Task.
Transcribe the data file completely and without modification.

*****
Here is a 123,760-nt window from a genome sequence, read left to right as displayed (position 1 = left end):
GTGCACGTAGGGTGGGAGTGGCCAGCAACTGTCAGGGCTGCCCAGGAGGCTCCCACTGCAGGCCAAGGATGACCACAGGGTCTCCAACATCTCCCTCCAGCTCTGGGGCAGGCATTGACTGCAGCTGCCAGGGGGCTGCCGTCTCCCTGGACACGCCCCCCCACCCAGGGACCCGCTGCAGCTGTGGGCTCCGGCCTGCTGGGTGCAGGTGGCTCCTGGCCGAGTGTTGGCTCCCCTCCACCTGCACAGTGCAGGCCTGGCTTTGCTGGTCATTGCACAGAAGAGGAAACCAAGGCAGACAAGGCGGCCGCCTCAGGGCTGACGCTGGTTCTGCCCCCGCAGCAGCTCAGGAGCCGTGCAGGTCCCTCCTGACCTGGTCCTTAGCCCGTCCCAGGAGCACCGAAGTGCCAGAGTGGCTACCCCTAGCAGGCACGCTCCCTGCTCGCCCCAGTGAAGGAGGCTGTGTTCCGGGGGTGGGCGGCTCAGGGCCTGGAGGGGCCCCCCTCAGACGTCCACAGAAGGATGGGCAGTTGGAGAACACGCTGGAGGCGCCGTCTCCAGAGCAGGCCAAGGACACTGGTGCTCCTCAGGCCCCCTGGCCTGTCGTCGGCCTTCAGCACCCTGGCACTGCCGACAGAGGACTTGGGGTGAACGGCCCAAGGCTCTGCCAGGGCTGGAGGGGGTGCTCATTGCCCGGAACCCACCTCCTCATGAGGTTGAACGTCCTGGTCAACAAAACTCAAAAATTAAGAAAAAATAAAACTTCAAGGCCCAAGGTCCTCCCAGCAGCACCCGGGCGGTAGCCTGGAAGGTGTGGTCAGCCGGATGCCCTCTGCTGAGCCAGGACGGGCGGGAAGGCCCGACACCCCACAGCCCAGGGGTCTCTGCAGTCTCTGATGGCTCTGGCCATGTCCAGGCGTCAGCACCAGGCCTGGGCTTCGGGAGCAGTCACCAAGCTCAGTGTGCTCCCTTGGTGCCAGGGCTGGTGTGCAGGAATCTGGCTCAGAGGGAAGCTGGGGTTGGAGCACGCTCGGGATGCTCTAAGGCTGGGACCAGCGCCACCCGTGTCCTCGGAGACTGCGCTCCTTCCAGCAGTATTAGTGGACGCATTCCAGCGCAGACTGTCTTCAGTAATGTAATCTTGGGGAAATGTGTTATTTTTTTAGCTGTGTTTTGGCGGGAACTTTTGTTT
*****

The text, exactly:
Here is a 123,760-nt window from a genome sequence, read left to right as displayed (position 1 = left end):
GTGCACGTAGGGTGGGAGTGGCCAGCAACTGTCAGGGCTGCCCAGGAGGCTCCCACTGCAGGCCAAGGATGACCACAGGGTCTCCAACATCTCCCTCCAGCTCTGGGGCAGGCATTGACTGCAGCTGCCAGGGGGCTGCCGTCTCCCTGGACACGCCCCCCCACCCAGGGACCCGCTGCAGCTGTGGGCTCCGGCCTGCTGGGTGCAGGTGGCTCCTGGCCGAGTGTTGGCTCCCCTCCACCTGCACAGTGCAGGCCTGGCTTTGCTGGTCATTGCACAGAAGAGGAAACCAAGGCAGACAAGGCGGCCGCCTCAGGGCTGACGCTGGTTCTGCCCCCGCAGCAGCTCAGGAGCCGTGCAGGTCCCTCCTGACCTGGTCCTTAGCCCGTCCCAGGAGCACCGAAGTGCCAGAGTGGCTACCCCTAGCAGGCACGCTCCCTGCTCGCCCCAGTGAAGGAGGCTGTGTTCCGGGGGTGGGCGGCTCAGGGCCTGGAGGGGCCCCCCTCAGACGTCCACAGAAGGATGGGCAGTTGGAGAACACGCTGGAGGCGCCGTCTCCAGAGCAGGCCAAGGACACTGGTGCTCCTCAGGCCCCCTGGCCTGTCGTCGGCCTTCAGCACCCTGGCACTGCCGACAGAGGACTTGGGGTGAACGGCCCAAGGCTCTGCCAGGGCTGGAGGGGGTGCTCATTGCCCGGAACCCACCTCCTCATGAGGTTGAACGTCCTGGTCAACAAAACTCAAAAATTAAGAAAAAATAAAACTTCAAGGCCCAAGGTCCTCCCAGCAGCACCCGGGCGGTAGCCTGGAAGGTGTGGTCAGCCGGATGCCCTCTGCTGAGCCAGGACGGGCGGGAAGGCCCGACACCCCACAGCCCAGGGGTCTCTGCAGTCTCTGATGGCTCTGGCCATGTCCAGGCGTCAGCACCAGGCCTGGGCTTCGGGAGCAGTCACCAAGCTCAGTGTGCTCCCTTGGTGCCAGGGCTGGTGTGCAGGAATCTGGCTCAGAGGGAAGCTGGGGTTGGAGCACGCTCGGGATGCTCTAAGGCTGGGACCAGCGCCACCCGTGTCCTCGGAGACTGCGCTCCTTCCAGCAGTATTAGTGGACGCATTCCAGCGCAGACTGTCTTCAGTAATGTAATCTTGGGGAAATGTGTTATTTTTTTAGCTGTGTTTTGGCGGGAACTTTTGTTT